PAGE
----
I keep hearing people talk about ‘random acts of kindness week’ or ‘random acts of kindness month’. What’s wrong with daily? Those close to me will know that I try to do something daily for a complete stranger that helps them in some way, maybe that makes them smile or even makes their daily life that little bit easier.

I don’t do them so that I will be rewarded; I don’t do them so that people can praise me for ‘all the good work I have been doing’. I just do it because it makes me feel good; I hope that it makes them feel good – and wouldn’t this world be a better place if everyone did the same?

Examples of acts could be; letting someone go in front of me in a queue if they look like they’re in a hurry, talking to an elderly person (and giving them some time) if they start up a conversation with me and even just letting someone out in front of me in a traffic jam.

At the beginning of February it was really icy, and as I hurried along the pavement to a meeting, I realised that it as very icy indeed. Coming towards me was a lady in her 80s looking a bit unsteady on her feet. I stopped, smiled, and warned that it was really icy along the pavement and to take care. She smiled up at me and showed me that she was wearing her sturdy wellington boots. Not just any boots, she said, but a pair she had owned for a year and this was their maiden voyage!

Yes I was late, and yes I didn’t have much time, but I stopped and had a conversation with her about her fab wellies and just how awful the weather was at the moment. As she left she said to me as she touched my arm “Thanks dear. Most people are in too much of a hurry nowadays to stop and talk.” That made ME smile, and I had given her nothing but some of my time.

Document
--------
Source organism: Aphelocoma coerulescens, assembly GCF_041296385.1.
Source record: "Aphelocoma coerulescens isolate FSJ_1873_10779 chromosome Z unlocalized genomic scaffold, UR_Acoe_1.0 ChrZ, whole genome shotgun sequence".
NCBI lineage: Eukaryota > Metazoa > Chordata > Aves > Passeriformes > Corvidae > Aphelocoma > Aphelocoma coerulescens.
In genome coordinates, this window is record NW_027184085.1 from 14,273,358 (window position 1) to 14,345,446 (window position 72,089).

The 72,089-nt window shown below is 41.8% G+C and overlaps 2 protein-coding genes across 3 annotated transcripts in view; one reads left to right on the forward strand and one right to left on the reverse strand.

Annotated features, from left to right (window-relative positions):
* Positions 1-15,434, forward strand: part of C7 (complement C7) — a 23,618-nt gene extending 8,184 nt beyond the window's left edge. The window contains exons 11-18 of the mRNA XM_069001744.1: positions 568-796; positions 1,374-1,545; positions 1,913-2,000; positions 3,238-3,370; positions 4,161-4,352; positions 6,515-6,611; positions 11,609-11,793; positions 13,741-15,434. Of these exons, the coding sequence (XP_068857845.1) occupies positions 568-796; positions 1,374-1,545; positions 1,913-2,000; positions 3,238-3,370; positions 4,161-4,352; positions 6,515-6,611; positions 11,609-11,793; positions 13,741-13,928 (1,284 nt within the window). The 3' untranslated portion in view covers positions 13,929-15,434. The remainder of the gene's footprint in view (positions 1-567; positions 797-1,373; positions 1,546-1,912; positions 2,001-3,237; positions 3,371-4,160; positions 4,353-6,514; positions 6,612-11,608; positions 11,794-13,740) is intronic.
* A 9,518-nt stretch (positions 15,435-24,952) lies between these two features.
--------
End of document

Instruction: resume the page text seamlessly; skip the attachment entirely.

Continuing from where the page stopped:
A few weeks ago, I visited The Pavilion Theatre in Bournemouth to see Anton and Erin (Strictly Ballroom Dancers) and had a seat just three rows from the front. I went with my best friend and as the interval approached, we decided to pop over the road to the cinema, where not only would the toilets be quieter, but we could grab some pic ‘n mix as well.

The audience were, on average, at least forty years our senior and as we were sitting mid-row, these oldies had to get up to let us pass. As the couple next to us got up, I heard the woman say to the man “well I would quite like an ice-cream but I haven’t the energy to go”. I stopped and said “would you like me to get you both one?”

After the shock had passed and they had argued about three times with me how I shouldn’t have to, I told them I wouldn’t take no for an answer and discovered their favourite flavour was strawberry. I rushed over the road, bought my own sweeties, realised the cinema sold nicer ice cream than the theatre and bought two ‘strawberry cheesecake’ flavours.

We rushed back, got back to our seats and gave the couple their ice creams. I started to refuse the money they offered me, but realised that was perhaps going a bit far (and I still undercharged them). People close to where we were sitting had heard everything and all were smiling. At me. I was going there anyway, it took two minutes out of my time, and it made two strangers happy.

Acts of kindness – big OR small. Start doing them and start to feel good, making others feel good in the process.